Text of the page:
The Fifth Circuit disagreed. It reminded: “By submitting issues for an arbitrator’s consideration, parties may expand an arbitrator’s authority beyond that provided by the original arbitration agreement such that we need not address whether the original agreement encompassed such authority.” Here, “the parties agreed to arbitrate the issue of contract formation by submitting, briefing, and generally disputing that issue throughout the arbitration proceedings, with the plaintiffs never contesting the arbitrator’s authority to decide contract formation until he issued an adverse award.”
Among several issues addressed in the complicated bankruptcy appeal of Templeton v. O’Cheskey, the Fifth Circuit considered whether the “ordinary course of business” defense applied to alleged preferential transfers. The Court noted that a “true” Ponzi scheme is one with “operations build on the collection of funds from new investments to pay off prior investors.” Here, “only a portion of the funds controlled by [Debtor] ([Creditor] estimates 9%) was used to pay Ponzi-like returns to investors,” and the “record is clear that [Debtor] engaged in substantial legitimate business–owning or controlling approximately 14,000 housing units.” Therefore, the defense could apply, and these transfers were remanded for further consideration. No. 14-10563 (revised May 12, 2015).
Amerisure and Arch disputed whether Arch exhausted its policy limits. The Arch policy had an endorsement that said the coverage section “is amended as follows: The provision: ‘These payments will not reduce the limits of insurance. is deleted in its entirety and is replaced with the following provision: ‘These payments will reduce the limits of insurance.’”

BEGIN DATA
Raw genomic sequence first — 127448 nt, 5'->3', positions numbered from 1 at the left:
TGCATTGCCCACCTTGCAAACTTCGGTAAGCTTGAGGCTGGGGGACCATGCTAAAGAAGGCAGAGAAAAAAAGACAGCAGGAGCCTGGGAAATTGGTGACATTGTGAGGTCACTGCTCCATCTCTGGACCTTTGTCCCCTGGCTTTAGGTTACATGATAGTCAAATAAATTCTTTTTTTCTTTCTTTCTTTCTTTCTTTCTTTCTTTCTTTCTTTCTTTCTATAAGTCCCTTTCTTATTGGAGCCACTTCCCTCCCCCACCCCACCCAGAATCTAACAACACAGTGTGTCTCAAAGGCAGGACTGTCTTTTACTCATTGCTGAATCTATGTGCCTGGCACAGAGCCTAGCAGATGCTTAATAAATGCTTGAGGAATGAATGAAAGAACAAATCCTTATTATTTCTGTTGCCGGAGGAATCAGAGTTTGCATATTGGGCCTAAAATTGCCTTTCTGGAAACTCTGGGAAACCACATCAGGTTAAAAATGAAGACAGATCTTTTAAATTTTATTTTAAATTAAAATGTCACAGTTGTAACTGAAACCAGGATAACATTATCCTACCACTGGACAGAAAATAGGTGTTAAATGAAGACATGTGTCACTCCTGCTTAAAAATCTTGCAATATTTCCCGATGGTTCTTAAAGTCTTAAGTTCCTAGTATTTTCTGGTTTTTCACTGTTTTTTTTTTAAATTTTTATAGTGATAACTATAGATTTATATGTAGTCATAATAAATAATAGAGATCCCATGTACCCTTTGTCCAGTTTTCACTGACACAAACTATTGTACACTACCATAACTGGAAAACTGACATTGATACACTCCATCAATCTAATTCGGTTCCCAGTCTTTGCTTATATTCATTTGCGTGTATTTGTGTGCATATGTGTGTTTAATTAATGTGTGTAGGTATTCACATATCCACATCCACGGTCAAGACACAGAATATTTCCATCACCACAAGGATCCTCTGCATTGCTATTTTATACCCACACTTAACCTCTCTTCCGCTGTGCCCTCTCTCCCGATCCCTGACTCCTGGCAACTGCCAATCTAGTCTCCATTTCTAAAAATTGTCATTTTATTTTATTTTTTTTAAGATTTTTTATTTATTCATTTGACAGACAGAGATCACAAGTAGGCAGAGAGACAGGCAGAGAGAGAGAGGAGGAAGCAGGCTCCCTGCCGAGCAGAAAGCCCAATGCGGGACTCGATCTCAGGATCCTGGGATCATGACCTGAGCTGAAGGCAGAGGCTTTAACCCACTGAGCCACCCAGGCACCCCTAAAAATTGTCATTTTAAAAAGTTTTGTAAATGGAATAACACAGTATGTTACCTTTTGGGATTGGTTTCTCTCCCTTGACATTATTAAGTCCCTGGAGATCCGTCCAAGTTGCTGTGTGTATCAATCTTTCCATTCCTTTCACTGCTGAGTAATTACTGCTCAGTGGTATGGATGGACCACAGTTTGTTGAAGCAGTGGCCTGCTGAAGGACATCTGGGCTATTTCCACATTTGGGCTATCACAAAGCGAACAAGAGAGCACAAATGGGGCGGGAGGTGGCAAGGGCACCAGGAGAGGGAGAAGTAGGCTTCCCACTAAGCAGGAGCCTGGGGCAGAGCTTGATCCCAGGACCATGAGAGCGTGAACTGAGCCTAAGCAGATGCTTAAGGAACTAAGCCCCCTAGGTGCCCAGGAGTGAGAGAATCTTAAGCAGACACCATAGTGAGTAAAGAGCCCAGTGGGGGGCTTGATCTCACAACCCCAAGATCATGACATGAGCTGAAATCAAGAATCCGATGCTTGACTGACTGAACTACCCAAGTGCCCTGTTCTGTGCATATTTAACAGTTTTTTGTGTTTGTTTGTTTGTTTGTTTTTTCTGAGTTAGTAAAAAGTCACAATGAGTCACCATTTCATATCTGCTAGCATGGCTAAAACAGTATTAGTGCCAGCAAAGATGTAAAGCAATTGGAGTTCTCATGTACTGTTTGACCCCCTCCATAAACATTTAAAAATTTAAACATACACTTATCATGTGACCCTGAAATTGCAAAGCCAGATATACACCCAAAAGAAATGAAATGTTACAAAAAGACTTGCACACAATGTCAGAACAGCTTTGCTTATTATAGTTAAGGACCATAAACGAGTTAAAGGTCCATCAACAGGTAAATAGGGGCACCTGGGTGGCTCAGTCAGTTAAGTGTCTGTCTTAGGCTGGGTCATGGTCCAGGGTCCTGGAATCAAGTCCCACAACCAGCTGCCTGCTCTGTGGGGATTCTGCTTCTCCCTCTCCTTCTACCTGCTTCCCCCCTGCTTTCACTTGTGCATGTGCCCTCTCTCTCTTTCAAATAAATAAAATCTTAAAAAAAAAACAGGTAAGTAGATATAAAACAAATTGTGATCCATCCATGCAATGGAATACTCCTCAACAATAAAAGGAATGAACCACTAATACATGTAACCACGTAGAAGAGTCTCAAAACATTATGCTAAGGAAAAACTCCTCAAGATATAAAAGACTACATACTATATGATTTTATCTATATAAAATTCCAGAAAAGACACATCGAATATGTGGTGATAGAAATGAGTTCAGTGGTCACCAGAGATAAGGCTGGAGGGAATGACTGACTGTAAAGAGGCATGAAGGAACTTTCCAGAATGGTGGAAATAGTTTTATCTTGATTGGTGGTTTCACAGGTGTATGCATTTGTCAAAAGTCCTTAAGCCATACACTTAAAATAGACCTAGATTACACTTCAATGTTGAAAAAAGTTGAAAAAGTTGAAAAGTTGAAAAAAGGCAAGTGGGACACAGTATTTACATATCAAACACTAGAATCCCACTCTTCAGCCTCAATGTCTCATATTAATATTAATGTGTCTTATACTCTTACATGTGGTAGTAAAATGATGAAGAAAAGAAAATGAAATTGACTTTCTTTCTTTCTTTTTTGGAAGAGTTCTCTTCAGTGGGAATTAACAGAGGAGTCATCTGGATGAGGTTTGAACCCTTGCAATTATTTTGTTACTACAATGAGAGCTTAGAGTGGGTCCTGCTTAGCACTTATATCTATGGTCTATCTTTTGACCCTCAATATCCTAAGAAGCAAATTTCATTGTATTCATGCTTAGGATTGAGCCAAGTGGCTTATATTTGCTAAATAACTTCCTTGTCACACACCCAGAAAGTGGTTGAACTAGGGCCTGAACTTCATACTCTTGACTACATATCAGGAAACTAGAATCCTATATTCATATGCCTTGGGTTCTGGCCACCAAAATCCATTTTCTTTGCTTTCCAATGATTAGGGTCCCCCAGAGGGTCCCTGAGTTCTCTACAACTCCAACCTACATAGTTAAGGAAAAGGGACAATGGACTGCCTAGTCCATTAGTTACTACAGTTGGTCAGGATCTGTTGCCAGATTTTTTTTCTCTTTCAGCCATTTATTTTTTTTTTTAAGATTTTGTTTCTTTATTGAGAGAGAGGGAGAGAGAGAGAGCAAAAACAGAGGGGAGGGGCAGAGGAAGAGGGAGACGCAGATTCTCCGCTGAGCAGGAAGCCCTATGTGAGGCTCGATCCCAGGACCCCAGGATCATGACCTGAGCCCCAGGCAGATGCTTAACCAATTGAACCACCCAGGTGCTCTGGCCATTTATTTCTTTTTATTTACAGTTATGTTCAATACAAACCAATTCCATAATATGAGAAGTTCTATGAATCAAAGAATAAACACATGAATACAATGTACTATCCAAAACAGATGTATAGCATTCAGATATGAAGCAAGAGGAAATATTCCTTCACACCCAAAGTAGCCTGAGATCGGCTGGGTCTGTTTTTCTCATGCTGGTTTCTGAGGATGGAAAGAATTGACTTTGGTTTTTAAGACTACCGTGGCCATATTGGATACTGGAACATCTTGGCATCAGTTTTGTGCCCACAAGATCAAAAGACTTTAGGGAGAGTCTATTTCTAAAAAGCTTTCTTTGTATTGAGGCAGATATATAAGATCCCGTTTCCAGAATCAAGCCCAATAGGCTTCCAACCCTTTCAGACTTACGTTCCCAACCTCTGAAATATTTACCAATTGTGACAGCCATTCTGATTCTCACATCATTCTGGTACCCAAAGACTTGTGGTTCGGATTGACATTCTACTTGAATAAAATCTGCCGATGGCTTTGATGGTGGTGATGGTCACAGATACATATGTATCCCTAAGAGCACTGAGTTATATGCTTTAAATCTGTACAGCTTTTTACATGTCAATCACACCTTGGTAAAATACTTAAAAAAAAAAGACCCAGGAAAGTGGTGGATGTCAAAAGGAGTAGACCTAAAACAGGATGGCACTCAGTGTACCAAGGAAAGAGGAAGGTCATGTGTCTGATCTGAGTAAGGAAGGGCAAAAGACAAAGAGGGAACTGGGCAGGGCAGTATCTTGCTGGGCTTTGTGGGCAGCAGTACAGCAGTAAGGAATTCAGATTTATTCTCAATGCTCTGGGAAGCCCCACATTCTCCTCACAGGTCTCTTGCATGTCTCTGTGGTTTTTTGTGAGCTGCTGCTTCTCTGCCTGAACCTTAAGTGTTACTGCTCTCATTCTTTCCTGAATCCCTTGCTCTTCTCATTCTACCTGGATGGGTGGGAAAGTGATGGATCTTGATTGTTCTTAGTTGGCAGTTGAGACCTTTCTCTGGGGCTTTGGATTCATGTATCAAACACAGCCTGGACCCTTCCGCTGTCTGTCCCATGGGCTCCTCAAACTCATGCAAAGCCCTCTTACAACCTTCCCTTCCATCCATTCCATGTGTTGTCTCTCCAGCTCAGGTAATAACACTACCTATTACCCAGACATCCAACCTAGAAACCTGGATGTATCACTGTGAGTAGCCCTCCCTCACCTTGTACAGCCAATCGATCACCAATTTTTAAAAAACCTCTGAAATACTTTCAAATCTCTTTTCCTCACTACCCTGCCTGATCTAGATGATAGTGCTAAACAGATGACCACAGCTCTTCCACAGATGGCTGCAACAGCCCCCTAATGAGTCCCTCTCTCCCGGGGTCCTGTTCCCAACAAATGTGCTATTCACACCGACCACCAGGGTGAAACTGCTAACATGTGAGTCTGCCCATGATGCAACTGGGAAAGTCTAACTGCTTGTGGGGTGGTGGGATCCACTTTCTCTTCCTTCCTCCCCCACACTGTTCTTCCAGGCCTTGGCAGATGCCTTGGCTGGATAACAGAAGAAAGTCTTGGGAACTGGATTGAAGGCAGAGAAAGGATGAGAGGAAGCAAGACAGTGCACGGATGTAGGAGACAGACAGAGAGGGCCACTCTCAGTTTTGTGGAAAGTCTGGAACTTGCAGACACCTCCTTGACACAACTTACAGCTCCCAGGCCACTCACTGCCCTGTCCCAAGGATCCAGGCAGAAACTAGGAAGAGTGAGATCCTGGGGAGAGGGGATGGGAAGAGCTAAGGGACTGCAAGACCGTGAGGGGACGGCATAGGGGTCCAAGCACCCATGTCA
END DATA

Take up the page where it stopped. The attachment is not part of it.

Amerisure argued that the “expenses” referred to by the endorsement could not be read as including attorneys fees without contradicting another, more specific portions of the policy: ” Our right and duty to defend end[s] when we have used up the applicable limit of insurance in the payment of judgments or settlements under Coverages A or B or medical expenses under Coverage C.”
The Fifth Circuit disagreed, reasoning: “This construction reads the endorsement out of the policy as, logically, there can never be an end to the duty to defend unless the insurer
pays the policy limits in indemnity payments.” Accordingly, Arch had an “eroding” policy with the insured, and its payments of attorneys fees had exhausted the policy limits. Amerisure Mutual Ins. Co. v. Arch Specialty Ins. Co., No. 14-20239 (April 21, 2015).
Chevron’s “Genesis Spar” offshore rig (right) was damaged by the installation of substandard bolts. Chevron sued Aker Maritime and won; Aker in turn sued Oceaneering for indemnity and won; Oceaneering settled and sued its insurer. Sidestepping whether a “sistership” exclusion barred coverage, the Fifth Circuit found that Oceaneering had not proven “property damage” within the meaning of the policy.